The brilliant burnishing on frames is, in a peculiar degree, dependent on the whiting which is first laid on the wood, and which, if deficient in quantity, cannot be adequately replaced by other means. The moulding, being thoroughly dried from the effects of the smoothing, is rubbed down with glass-paper or sand-paper, to take off any little asperities that may remain, and to make the whole perfectly smooth. It is now ready for the process of gold-sizing. The burnish gold-size used in this process is composed of ingredients exceedingly opposite in their nature, such as pipe-clay, red chalk, black-lead, suet, and bullock-blood. This diversity of ingredients is intended to produce different effects; one substance helps to give a brilliancy to the burnish, another to the mellowness and smoothness, and so on. The form in which the gilder purchases his burnish gold-size is that of a solid rather softer than butter. He first takes some very clear size, boiled purposely to a smaller degree of strength than the size for thick white, or, if already boiled, weakened by water.

This size he melts in an earthen pipkin, but without making it very hot, and then mixes the gold size with the melted size by means of a clean brush, much in the same manner as a painter mixes his oil paint; the consistence to be about equal to that of cream. It is a source of some confusion that the same term, burnish gold-size, is applied to this creamy liquid, as to the thicker substance from which it is prepared; it is necessary to say mixed gold-size, or unmixed gold size, in order to indicate which is meant. This gold size is laid on the moulding either with a very soft hog-hair brush, or by a large camel-hair pencil, fixed in a swan quill. The gold size must be barely warm, and must be laid on with great care so as to leave it equally thick in every part, and obliterate the marks of the brush; upon the due observance of a medium between hot and cold, strong and weak, and thick and thin, in the gold size laid on, depends much of the beauty of the moulding when gilt. From 4 to 8 coats of this gold size are laid on the moulding, each one being perfectly dried before the next is applied. A soft, partially worn piece of glass-paper is occasionally used, to take off any little roughness that may exist.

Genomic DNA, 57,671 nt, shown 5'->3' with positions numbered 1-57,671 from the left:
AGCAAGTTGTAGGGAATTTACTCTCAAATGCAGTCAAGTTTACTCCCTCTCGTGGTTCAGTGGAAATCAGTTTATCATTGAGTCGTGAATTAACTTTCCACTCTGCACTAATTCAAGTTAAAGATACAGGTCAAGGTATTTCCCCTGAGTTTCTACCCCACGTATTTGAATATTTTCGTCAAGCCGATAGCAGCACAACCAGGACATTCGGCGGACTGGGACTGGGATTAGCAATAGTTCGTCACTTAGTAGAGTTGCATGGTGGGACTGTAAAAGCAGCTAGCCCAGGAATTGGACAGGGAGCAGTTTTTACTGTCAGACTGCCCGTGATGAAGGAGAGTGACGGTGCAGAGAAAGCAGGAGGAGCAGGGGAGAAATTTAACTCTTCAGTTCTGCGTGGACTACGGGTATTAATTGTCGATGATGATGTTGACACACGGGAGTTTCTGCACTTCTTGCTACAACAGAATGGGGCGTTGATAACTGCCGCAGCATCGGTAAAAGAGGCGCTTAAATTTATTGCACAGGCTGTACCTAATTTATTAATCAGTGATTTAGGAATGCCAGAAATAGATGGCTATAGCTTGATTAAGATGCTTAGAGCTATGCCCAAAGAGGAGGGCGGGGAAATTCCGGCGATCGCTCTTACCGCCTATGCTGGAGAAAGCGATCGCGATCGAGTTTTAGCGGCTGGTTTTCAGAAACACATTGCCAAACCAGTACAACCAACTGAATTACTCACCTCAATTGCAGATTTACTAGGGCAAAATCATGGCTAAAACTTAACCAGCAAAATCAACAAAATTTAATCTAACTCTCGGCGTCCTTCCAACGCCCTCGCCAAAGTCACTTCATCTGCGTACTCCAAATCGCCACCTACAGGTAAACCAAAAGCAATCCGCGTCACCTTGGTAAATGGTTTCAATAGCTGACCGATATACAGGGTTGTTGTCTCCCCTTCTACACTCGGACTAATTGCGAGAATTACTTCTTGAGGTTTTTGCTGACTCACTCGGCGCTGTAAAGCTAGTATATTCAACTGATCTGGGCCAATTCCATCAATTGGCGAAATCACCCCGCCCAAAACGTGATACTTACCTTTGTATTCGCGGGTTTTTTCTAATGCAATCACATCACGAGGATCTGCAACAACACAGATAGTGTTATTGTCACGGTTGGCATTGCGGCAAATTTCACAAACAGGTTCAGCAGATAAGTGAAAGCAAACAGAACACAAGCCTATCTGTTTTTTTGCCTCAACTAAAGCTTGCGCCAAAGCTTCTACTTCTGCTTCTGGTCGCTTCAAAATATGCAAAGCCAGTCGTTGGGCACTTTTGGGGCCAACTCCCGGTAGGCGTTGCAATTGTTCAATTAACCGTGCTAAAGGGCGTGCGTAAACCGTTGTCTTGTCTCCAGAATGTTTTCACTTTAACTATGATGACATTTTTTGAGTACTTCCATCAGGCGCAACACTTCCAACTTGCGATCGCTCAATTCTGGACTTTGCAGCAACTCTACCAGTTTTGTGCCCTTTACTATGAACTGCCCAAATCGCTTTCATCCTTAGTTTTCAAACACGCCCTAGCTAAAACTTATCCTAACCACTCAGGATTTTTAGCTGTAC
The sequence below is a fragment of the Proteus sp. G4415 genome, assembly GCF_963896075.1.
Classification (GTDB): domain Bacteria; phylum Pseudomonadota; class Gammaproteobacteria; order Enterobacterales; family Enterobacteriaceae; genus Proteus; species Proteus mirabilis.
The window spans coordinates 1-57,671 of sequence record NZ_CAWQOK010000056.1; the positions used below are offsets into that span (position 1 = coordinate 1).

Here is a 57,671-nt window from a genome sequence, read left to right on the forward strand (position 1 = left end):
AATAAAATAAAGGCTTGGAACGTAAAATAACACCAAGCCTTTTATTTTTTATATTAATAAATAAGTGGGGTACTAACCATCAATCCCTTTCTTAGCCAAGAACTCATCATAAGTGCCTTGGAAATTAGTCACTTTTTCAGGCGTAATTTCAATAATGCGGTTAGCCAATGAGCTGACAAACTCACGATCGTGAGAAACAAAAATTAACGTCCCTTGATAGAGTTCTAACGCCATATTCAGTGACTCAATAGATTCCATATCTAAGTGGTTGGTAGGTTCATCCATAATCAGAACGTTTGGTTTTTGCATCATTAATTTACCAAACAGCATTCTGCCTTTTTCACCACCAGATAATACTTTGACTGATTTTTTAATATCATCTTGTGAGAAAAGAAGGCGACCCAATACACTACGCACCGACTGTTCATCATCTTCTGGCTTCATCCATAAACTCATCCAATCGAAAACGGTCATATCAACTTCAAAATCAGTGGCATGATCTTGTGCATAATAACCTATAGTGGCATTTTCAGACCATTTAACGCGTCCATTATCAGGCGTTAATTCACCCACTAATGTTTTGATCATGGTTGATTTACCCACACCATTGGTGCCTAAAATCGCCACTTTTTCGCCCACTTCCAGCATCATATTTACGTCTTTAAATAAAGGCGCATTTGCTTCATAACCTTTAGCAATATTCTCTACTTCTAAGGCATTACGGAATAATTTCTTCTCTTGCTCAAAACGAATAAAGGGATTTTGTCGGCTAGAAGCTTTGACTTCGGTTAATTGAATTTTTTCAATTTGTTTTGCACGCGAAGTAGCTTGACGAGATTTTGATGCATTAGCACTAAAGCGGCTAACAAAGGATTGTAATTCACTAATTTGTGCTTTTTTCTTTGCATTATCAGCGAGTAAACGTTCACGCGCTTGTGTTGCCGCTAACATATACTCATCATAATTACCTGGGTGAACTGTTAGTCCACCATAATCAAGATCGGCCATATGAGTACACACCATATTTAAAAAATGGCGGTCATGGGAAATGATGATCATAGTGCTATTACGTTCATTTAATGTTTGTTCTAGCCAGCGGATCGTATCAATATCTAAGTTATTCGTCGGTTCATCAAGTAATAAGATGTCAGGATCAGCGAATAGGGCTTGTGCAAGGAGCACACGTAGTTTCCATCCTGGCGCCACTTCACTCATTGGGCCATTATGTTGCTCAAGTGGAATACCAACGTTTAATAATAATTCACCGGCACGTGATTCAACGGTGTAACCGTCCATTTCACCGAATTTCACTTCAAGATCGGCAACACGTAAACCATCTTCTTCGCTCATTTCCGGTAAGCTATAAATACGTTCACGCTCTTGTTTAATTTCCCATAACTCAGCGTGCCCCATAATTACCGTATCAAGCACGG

When a sufficient body of gold size is laid on, it is carefully washed with clean water, a soft sponge, and a piece of linen rag. This must be done with attention to the soft edges, which are very likely to lose the whole of their gold size, if care is not used; the object is to produce a perfectly smooth surface, especially in those parts which are to be matt gold. The test of good work is to produce the smoothest surface with the least loss of gold size. When the moulding is partially dry from this process, the matt parts are polished with a piece of woollen cloth, and the parts to be burnished receive another coating of gold size, laid on as smoothly as possible. The piece of moulding which is to be gilt is laid along the bench with one end higher than the other; and as the width of the moulding is broken up into several divisions, such as hollows and squares, it would be impossible to make a leaf of gold bend into all the various parts without breaking. The gilder learns by experience how many separate lays, as they are called, of gold will be required to cover the width of the moulding without the breaking of the gold into irregular fractures called spider-legs. In general, a deep hollow, or a depressed square, cannot be gilt at one lay, but must be covered with two strips of gold, laid side by side and meeting at the centre of the depression.